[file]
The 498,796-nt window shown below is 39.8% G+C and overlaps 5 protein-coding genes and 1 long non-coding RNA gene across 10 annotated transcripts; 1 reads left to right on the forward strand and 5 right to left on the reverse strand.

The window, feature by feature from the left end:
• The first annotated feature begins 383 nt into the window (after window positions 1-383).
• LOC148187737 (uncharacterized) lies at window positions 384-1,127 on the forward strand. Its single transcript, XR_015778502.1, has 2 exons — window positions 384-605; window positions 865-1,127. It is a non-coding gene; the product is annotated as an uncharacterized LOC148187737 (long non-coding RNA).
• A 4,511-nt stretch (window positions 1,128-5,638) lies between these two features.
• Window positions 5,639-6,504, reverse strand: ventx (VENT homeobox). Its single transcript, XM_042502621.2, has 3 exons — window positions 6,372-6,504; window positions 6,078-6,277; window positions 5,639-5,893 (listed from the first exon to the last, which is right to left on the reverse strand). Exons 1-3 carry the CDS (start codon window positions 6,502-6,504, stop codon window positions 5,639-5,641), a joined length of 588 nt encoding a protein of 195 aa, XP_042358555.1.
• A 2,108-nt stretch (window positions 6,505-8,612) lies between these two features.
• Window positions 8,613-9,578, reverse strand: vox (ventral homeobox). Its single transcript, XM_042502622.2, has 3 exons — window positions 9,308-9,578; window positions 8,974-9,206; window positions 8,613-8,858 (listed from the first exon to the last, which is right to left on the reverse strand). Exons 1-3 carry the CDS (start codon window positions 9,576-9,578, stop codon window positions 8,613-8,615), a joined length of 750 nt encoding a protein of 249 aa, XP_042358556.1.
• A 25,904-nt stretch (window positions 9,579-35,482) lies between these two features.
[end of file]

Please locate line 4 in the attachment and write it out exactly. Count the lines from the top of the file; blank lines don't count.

• LOC148187737 (uncharacterized) lies at window positions 384-1,127 on the forward strand. Its single transcript, XR_015778502.1, has 2 exons — window positions 384-605; window positions 865-1,127. It is a non-coding gene; the product is annotated as an uncharacterized LOC148187737 (long non-coding RNA).